FEG is a Federal Government Scheme to assist in meeting the obligations of employees when a company is placed into liquidation, and there are insufficient funds to pay the funds owing to them. FEG payments do not extend to any amounts which may be owing for superannuation.

Employees whose claims are paid under the FEG, will have their claim in the liquidation subrogated to FEG.

What are the obligations of a director of a company once it is placed into liquidation?

The main obligations of directors (including former directors), upon the company being placed into liquidation are:

  • The requirement to provide a Report on Company Affairs and Property (ROCAP);
  • To provide the company’s books and records; and
  • To attend on the liquidator’s reasonable requests and provide assistance and information.

Where a court liquidation differs from a creditors voluntary liquidation is that the liquidator will have already had discussions with the directors of the company and will have information at hand regarding the company’s activities, affairs, and company records etc in a creditors voluntary liquidation.

In a court liquidation, the liquidator will not have had previous contact with the directors and is unlikely to have any detailed knowledge of the company’s operations, activities, and records.

A great challenge encountered by a liquidator in a court liquidationis seeking information from directors and others at the commencement of a court liquidation. In circumstances where a director or others may seek to frustrate the liquidator, and fail to provide the assistance required, inclusive of attending to their obligations as noted above, their conduct may be referred to the Australian Securities and Investments Commission (ASIC) for prosecution.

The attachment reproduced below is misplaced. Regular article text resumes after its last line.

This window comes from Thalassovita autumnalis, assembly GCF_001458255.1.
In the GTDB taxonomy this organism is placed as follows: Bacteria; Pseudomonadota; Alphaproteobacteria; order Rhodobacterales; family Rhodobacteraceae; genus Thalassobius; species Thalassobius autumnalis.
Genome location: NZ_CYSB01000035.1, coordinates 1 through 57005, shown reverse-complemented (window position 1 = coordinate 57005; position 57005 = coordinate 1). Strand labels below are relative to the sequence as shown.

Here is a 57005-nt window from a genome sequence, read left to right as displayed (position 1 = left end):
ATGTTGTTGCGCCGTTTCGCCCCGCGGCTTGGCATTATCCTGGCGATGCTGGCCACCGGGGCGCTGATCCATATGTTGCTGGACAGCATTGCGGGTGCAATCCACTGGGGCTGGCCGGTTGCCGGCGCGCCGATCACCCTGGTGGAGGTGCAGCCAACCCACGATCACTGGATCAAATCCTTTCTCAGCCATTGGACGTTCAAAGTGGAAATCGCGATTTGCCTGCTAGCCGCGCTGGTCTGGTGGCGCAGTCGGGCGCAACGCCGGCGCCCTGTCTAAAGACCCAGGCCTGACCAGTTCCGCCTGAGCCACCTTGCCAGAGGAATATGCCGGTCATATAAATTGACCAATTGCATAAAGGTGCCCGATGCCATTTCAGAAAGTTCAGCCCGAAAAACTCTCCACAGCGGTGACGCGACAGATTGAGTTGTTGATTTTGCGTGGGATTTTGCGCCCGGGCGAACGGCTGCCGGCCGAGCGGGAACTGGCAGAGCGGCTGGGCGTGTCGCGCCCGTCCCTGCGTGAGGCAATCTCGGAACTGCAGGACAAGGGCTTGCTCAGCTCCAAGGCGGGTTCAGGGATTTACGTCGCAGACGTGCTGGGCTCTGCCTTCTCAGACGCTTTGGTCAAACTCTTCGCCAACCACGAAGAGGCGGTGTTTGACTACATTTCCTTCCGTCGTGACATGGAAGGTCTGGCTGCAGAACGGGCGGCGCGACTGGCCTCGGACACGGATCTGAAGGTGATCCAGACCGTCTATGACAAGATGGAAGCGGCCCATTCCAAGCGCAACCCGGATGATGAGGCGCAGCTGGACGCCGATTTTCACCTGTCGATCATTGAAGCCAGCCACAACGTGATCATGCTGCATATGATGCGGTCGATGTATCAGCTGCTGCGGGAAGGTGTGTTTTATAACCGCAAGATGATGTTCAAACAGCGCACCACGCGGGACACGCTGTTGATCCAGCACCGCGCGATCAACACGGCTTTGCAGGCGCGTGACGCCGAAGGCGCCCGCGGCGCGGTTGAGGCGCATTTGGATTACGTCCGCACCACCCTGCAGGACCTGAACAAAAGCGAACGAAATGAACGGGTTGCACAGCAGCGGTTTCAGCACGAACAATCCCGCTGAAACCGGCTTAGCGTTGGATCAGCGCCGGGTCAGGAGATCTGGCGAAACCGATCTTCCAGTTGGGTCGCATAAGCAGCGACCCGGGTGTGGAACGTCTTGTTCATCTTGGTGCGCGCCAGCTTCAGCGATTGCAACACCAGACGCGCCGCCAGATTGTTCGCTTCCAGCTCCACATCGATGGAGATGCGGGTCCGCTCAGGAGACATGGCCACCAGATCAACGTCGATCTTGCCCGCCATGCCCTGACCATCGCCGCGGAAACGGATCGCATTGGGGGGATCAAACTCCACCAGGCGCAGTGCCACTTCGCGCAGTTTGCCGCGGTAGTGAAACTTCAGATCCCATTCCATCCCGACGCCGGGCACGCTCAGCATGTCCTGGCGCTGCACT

What role does the liquidator play?

The primary difficulty in a court liquidation is getting information from the directors and others regarding the company’s affairs following their appointment.

As noted above, where information and assistance is not provided, the conduct of the offending parties may be referred to ASIC for prosecution.

After the information is recovered, either from directors themselves, or from other third parties, the liquidator will then seek to commence gathering in, securing, and realising the assets of the company.

Investigations into the company’s affairs will be conducted to identify what may have happened to the company’s assets, what possible causes of action may be available for further recovery, the reasons for the failure of the company, and in most cases, lodge a report with the Australian Securities and Investments Commission (ASIC).

Subject to the timing of the information being available, the findings of the investigations are also reported to creditors.

The liquidator is required to distribute the funds in accordance with the Corporations Act, and where funds are available, declare and distribute dividends to creditors.

After the investigations are finalised, all assets that are commercial to deal with are realised, and all funds have been distributed, the liquidator will then notify ASIC of the completion of the liquidation. The company will then be deregistered within approximately 3 months after ASIC is notified of the completion of the liquidation.